Best Day Hikes Near Washington D.C.

February 11, 2016

The following day hikes come from AMC’s Best Day Hikes Near Washington D.C. For more information, check out the book.


National Mall

This hike explores the beauties of nature to be found in many lesser-known, peaceful urban nooks and landscaped gardens along the National Mall.

  • Location: Washington, D.C.
  • Rating: Easy to Moderate
  • Distance: 3.7 miles
  • Elevation Gain: –70 feet (downslope)
  • Estimated Time: 3.0 hours
  • Features: Family-friendly, dogs allowed, public transportation, X-C skiing, snow-shoeing
  • Maps: USGS Washington East, Washington West

Short Trail Description (for a complete description, see AMC’s Best Day Hikes Near Washington D.C.)
Exit the Capitol South Metro station and walk left to the corner of First and C streets SE. Continue uphill one block along First Street SE, cross Independence Avenue, then follow the path leading diagonally left toward the Capitol’s dome. These grounds are considered a jewel of landscape architecture by Frederick Law Olmsted, who also designed New York’s Central Park. Along this path, note how Olmsted’s ironwork viewing shelter is placed perfectly for appreciation of the dome. Also look for the dozens of memorial trees planted over the Capitol grounds. Many are official trees of various states; others are dedicated to historical figures and events. Unfortunately, some of these special trees have succumbed over time to storms or to construction of the Capitol’s visitor center beneath your feet.

Myths regarding the memorial to Lincoln, and fascinating “coincidences” about his life, abound. Despite stories to the contrary, there is not one step here for each year of his life (although there is at his Kentucky birthplace). Nor has he turned his back on the South (although Robert E. Lee lived for many years just across the Potomac at Arlington Plantation, now Arlington National Cemetery); Lincoln’s statue actually faces east. Look down on one of the step landings for the plaque marking the spot where Dr. Martin Luther King Jr. stood as he delivered his 1963 “I Have a Dream” speech.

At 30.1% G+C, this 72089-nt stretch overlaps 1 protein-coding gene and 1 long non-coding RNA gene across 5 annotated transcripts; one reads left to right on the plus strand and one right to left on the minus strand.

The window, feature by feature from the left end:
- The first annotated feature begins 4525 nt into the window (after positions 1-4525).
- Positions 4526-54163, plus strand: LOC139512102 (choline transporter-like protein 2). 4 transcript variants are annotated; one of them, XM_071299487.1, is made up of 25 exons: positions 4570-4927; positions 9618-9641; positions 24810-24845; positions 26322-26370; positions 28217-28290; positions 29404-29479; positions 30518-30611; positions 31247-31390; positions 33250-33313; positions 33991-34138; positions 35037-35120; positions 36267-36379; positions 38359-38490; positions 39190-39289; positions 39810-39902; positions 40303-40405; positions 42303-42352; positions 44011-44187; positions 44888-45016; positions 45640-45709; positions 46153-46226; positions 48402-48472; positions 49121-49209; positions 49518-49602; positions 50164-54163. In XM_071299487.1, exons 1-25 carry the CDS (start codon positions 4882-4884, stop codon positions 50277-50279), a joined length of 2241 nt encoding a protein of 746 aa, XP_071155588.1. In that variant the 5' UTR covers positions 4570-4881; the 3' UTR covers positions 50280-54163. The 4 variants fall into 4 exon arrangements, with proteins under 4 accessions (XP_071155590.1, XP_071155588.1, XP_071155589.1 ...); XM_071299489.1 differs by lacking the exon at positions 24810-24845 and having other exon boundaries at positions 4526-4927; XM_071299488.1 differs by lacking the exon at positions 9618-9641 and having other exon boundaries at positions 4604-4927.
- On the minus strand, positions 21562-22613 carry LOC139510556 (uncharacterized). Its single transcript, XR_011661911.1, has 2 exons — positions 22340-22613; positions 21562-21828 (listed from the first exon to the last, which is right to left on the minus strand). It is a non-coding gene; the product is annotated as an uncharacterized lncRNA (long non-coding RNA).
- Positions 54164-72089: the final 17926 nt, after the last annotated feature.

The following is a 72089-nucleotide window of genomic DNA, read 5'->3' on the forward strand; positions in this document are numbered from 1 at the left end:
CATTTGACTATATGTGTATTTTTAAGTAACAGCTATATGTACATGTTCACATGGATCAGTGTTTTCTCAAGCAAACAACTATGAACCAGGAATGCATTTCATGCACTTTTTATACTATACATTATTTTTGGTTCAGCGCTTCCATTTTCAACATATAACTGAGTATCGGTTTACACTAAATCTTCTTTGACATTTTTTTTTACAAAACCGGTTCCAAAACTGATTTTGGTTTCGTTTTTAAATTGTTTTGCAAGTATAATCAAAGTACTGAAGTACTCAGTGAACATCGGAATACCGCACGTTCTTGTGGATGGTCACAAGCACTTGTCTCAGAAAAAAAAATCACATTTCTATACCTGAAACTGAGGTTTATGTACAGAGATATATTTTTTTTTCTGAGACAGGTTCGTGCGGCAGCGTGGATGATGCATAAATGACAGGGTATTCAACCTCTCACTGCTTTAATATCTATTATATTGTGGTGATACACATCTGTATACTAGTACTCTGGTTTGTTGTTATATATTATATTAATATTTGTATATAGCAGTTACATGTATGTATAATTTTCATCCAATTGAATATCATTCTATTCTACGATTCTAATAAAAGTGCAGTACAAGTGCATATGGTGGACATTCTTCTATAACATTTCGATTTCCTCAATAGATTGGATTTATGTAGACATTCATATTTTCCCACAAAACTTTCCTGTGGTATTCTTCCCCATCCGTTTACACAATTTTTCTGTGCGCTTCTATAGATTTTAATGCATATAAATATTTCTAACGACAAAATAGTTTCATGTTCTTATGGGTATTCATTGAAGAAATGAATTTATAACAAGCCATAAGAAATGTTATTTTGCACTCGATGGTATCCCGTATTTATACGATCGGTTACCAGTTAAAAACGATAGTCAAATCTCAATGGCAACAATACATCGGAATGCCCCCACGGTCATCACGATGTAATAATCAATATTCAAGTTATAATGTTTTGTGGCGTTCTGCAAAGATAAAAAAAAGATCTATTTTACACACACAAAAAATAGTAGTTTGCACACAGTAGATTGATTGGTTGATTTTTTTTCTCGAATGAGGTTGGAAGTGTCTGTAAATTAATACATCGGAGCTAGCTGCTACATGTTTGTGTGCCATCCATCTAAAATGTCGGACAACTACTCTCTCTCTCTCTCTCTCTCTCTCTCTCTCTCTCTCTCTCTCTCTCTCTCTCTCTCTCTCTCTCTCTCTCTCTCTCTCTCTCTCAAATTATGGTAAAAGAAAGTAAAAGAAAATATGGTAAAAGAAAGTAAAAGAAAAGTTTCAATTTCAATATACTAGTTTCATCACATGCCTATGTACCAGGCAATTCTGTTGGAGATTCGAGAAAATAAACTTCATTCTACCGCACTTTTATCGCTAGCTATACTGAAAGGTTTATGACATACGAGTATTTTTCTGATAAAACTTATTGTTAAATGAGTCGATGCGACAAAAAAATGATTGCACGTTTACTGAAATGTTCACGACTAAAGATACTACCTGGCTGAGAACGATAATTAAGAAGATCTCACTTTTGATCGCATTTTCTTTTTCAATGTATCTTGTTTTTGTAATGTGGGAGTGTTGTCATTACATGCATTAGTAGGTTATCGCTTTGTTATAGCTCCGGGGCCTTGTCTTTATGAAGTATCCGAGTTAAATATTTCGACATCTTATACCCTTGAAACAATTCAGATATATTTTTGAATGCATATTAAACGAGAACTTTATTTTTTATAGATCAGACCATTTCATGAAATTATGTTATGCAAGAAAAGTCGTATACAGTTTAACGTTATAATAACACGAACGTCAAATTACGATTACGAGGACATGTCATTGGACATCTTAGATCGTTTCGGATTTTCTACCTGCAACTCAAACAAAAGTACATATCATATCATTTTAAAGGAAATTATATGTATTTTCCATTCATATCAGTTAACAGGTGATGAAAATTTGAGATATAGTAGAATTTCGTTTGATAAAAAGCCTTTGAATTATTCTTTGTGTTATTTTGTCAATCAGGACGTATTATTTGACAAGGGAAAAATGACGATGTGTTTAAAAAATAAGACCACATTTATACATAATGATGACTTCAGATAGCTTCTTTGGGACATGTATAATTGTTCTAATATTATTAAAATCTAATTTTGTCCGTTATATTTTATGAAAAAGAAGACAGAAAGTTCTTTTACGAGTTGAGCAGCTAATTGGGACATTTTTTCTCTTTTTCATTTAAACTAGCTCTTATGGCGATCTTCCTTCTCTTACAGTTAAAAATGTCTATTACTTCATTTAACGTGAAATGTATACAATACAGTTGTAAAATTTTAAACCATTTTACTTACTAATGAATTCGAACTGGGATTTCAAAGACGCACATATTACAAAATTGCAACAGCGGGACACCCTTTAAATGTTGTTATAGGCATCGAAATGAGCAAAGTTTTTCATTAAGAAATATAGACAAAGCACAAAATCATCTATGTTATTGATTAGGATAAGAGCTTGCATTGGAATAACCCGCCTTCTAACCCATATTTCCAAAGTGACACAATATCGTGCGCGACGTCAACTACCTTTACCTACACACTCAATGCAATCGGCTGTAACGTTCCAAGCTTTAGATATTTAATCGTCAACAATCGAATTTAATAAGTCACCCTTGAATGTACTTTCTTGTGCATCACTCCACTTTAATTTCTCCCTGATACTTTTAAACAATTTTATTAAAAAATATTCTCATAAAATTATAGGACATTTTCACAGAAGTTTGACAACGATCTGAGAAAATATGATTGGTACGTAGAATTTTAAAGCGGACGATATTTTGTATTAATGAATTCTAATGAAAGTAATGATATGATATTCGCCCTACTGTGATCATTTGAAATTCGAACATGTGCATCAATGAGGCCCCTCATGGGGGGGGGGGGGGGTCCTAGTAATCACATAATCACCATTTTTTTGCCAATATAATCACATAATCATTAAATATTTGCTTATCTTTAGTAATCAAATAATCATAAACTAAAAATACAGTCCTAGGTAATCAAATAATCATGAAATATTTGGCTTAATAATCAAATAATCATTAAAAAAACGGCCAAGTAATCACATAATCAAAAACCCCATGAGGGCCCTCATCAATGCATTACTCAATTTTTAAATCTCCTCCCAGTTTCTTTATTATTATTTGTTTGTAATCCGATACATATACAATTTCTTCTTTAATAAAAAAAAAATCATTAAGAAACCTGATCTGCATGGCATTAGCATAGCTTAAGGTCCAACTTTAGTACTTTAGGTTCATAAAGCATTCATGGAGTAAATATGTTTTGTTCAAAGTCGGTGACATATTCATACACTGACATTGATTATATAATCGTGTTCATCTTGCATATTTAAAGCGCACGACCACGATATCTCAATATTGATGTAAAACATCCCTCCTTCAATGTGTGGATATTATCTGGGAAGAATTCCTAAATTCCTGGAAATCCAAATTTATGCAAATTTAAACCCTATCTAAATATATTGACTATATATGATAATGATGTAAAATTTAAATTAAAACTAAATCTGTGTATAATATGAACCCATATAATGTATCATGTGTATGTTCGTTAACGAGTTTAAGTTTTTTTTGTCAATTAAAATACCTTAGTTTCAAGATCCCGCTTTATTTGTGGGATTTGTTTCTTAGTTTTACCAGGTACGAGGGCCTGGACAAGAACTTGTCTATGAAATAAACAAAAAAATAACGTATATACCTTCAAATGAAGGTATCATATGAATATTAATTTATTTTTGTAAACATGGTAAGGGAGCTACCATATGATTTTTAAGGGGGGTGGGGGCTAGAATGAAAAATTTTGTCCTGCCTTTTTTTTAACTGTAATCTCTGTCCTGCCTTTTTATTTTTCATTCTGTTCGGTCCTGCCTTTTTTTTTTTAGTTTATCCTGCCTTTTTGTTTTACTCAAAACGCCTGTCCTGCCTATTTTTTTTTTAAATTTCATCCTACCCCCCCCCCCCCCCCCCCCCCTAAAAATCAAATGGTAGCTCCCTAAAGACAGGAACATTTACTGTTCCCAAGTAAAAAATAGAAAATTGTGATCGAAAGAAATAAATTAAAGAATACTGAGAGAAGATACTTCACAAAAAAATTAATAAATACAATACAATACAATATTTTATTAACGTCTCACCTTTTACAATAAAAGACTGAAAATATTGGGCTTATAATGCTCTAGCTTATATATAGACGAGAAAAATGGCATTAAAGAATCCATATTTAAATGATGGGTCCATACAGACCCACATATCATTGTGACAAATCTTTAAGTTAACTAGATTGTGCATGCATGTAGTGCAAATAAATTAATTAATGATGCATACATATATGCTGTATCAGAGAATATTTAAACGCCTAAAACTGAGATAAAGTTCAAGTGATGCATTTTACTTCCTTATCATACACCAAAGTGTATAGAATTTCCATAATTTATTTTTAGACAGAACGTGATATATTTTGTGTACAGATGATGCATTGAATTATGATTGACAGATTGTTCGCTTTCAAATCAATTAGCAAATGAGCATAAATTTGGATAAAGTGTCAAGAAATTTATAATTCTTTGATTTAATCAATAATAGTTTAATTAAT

Manassas Battlefield

The rolling hills of Manassas National Battlefield Park offer the perfect mix of nineteenth-century historical interpretation and opportunities for forested solitude.

  • Location: Manassas, VA
  • Rating: Moderate
  • Distance: 5.4 miles
  • Elevation Gain: 900 feet
  • Estimated Time: 3.0 to 3.5 hours
  • Features: Fee, family-friendly, dogs allowed, X-C skiing, snow-shoeing
  • Map: USGS Gainesville

Short Trail Description (for a complete description, see AMC’s Best Day Hikes Near Washington D.C.)
The open hills and forested patches of Manassas National Battlefield Park offer the intrepid hiker food for thought as well as a physical workout. The terrain in this hike had an important effect on the Battle of First Manassas on July 21, 1861—the first major battle of the Civil War. Bull Run forced advancing Union troops to waste valuable time searching for a ford, and the hills to the south offered the Confederates high ground on which to inflict punishment and eventually drive the bluecoats back. First Manassas Trail, a 5.4-mile trek over this terrain, visits Bull Run and several of the most hotly contested points of the battle. Even those not interested in military history will feel a tangible link to the past standing on ground where 38,000 Federals and 32,000 Confederates fought with savage intensity.

There is a fee of $3 per person for park entry, but children under sixteen are admitted free. The National Park Service gives daily tours of both the First Manassas and Second Manassas battlefields. Visit the website at for a tour schedule and to download podcasts about the two battles. During winter, the hiking trails, rolling hills, and bridle paths draw crosscountry skiers and snowshoers.



Patapsco Valley

Cascade Falls on the ridge east of the Patapsco River is the highlight of this hike.

  • Location: Elkridge, MD
  • Rating: Difficult
  • Distance: 6.9 miles
  • Elevation Gain: 1,300 feet
  • Estimated Time: 3.0 hours
  • Features: Fee, dogs allowed
  • Maps: Waterproof Maryland Park Service trail maps available at Avalon Visitor Center; USGS Relay

Short Trail Description (for a complete description, see AMC’s Best Day Hikes Near Washington D.C.)
The park extends along nearly 35 miles of the Patapsco River in Maryland, from Elkridge in the east to Woodbine in the west. The river valley encompasses more than 14,500 acres and is divided into multiple recreation areas. This hike is in the eastern section, known as the Avalon, Hilton, Glen Artney, and Orange Grove areas, all named for long-gone mill towns.
Though the mills are no longer here, the river valley remains a transportation corridor. Maryland Area Regional Commuter (MARC) trains rumble across the breathtaking 704-foot Thomas Viaduct, which was the largest bridge in the nation at the time of its completion in 1835 and remains the oldest stone arch railroad bridge still in use.

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Beth Homicz

AMC Outdoors, the magazine of the Appalachian Mountain Club, inspires readers to get outside and get engaged. Learn more.